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Wednesday, Oct 22nd

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New York doesn't like fracking, NRDC finds

anti frackingThose taking part in a survey commissioned by the Natural Resources Defense Council said they support a fracking ban in New York, the group said Tuesday.

"People here know that fracking is a snake oil cure for economic woes, one that comes with steep costs -- in the form of water pollution, air contamination, health issues and destroyed communities," advocacy director Kate Sinding said in a statement.

A survey of 802 likely voters in September found nearly 80 percent supported a moratorium on hydraulic fracturing in the state.

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Nobel Prize for Physics awarded to inventors of blue LEDs

Shuji NakamuraOver 20 years after their invention, the team of Japanese scientists behind blue colored light-emitting diodes, or LEDs, has been recognized with the Nobel Prize for Physics.

Found in everything from light bulbs to televisions to cellphones, LEDs are typically clustered in trios of red, blue and green. While the invention of red and green LEDs came easy by comparison, blue LEDs, the fundamentally necessary final ingredient to white-emitting energy efficient lights.

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Record $4.5M fine pursued against gas driller

EQT companyPennsylvania environmental regulators are pursuing a record $4.5 million fine against a gas driller over what they describe as a major case of pollution from a leaking waste pit.

The Department of Environmental Protection announced Tuesday it is seeking the penalty against EQT Corp. Acting DEP Secretary Dana Aunkst says EQT has been uncooperative during the investigation and "fails to recognize the ongoing environmental harm" from its leaking impoundment in Duncan Township, Tioga County.

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Hong Kong activists, government agree to talks

Hong Kong protestsHong Kong protest leaders have agreed to hold talks with the pro-Beijing government as their numbers dwindled and they faced growing pressure to end their sit-in.

On Tuesday morning, only a hundred or so protesters remained in the
central business district, significantly down from the tens of thousands that massed over the weekend.

Hong Kong's embattled leader Leung Chun-ying insisted late last week that government offices reopen on Monday so some 3,000 civil servants could return to work or, he warned, the government would "take all necessary actions to restore social order."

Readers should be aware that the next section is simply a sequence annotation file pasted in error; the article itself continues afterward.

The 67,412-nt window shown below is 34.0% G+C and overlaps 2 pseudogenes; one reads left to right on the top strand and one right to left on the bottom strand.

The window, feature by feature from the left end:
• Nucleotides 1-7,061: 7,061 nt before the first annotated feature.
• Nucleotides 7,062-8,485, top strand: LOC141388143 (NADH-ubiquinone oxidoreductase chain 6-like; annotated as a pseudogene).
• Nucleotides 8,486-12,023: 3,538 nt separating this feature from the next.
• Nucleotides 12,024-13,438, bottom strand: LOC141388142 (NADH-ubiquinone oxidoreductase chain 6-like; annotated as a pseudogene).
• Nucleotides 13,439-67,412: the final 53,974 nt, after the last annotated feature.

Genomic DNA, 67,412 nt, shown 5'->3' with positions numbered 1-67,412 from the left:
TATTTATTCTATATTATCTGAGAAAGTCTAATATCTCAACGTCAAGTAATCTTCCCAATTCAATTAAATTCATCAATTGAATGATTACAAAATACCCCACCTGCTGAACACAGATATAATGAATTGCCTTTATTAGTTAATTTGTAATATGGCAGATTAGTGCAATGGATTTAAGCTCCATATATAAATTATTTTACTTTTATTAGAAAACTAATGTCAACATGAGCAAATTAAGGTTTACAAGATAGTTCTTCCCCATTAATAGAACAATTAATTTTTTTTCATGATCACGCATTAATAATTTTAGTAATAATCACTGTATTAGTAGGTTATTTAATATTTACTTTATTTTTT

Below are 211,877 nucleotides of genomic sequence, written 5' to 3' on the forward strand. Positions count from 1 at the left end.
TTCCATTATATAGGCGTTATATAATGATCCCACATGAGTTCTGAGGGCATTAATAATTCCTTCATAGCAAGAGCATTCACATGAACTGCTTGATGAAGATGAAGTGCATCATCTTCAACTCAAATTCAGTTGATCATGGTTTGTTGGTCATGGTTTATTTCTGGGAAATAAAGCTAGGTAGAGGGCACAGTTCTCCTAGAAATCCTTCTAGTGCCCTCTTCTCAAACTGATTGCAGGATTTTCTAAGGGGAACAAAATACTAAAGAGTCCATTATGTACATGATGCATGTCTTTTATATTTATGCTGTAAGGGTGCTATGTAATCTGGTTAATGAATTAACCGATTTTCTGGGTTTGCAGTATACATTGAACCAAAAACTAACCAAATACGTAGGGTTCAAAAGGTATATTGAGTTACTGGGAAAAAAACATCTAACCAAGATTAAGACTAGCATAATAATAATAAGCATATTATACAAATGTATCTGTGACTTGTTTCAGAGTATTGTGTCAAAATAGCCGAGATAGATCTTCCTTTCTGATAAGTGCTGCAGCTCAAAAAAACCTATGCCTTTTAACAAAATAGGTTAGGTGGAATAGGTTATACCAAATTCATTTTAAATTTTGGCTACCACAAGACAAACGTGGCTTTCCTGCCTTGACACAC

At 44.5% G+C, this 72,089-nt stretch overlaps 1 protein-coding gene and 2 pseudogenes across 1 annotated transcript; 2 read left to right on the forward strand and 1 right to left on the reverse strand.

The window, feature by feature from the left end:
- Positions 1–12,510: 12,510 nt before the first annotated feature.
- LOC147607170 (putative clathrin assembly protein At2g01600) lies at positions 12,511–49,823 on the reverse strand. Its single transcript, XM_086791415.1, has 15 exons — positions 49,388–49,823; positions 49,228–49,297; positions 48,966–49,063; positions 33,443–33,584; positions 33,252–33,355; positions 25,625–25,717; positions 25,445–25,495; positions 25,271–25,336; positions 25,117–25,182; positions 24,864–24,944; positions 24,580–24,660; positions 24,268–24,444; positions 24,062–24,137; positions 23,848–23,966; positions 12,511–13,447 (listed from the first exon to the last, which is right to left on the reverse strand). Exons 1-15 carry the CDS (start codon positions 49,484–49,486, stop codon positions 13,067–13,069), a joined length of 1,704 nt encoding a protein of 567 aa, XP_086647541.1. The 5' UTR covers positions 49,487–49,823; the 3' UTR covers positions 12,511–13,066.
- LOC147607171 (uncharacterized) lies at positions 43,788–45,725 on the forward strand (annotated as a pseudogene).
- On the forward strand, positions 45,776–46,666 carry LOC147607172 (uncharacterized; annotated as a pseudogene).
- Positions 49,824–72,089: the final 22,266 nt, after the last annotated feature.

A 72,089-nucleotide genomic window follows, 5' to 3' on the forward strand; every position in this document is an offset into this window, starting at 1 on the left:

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Supreme Court Rejects Appeal From Teacher Fired For Promoting Creationism

creationsimThe Supreme Court has rejected the appeal of an Ohio public school science teacher who was fired for promoting the theory of creationism and refusing to remove religious materials from his classroom.

The justices on Monday let stand an Ohio Supreme Court ruling that found the Mount Vernon school district had grounds to fire John Freshwater in 2011 for insubordination for keeping religious books and a poster of a praying president.

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'Deadly fire' at Iran military explosives facility

Tehran explosionA fire and explosion at a military explosives facility near the Iranian capital Tehran has left at least two people dead, reports say.

The semi-official Iranian Students News Agency (Isna) said the fire was in an "explosive materials production unit".

A pro-opposition website reported a huge blast near the Parchin military site, south-east of the capital, but this was not confirmed.

Parchin has been linked to Iran's controversial nuclear programme.

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Hewlett-Packard to split into two public companies, lay off 5,000

hewlett packardHewlett-Packard Co (HPQ.N) said it would split into two listed companies, separating its computer and printer businesses from its faster-growing corporate hardware and services operations, and eliminate another 5,000 jobs as part of its turnaround plan.

HP said its shareholders would own a stake in both businesses through a tax-free transaction next year. Each business contributes about half of HP's revenue and profit.

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U.S. criticized by observer groups for Syrian civilian casualties

syrian civilian casualtiesAir strikes conducted by the U.S. late last month against extremist militant positions in Syria killed several civilians, two observer groups said.

Human Rights Watch reported that American strikes on Sept. 23 in the village of Kafr Deryan in northern Idlib killed seven civilians.

The Britain-based Syrian Observatory for Human Rights, which gathers information from sources on the ground in the war-torn country, said that air strikes by the U.S. against an Islamic State logistics hub in Manbij early last week actually hit a grain silo, killing several civilians.

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Missing students' remains possibly found in mass grave in Mexico

Mexican policeA search for 43 missing students in Mexico may have reached a grisly conclusion as investigators examine the remains found in mass graves in a remote area of Guerrero state.

The missing students from Escuela Normal Rural de Ayotzinapa were preparing to become teachers when their bus was attacked by gunmen in Iguala on Sept. 26. Three students and three others were killed in the ambush.

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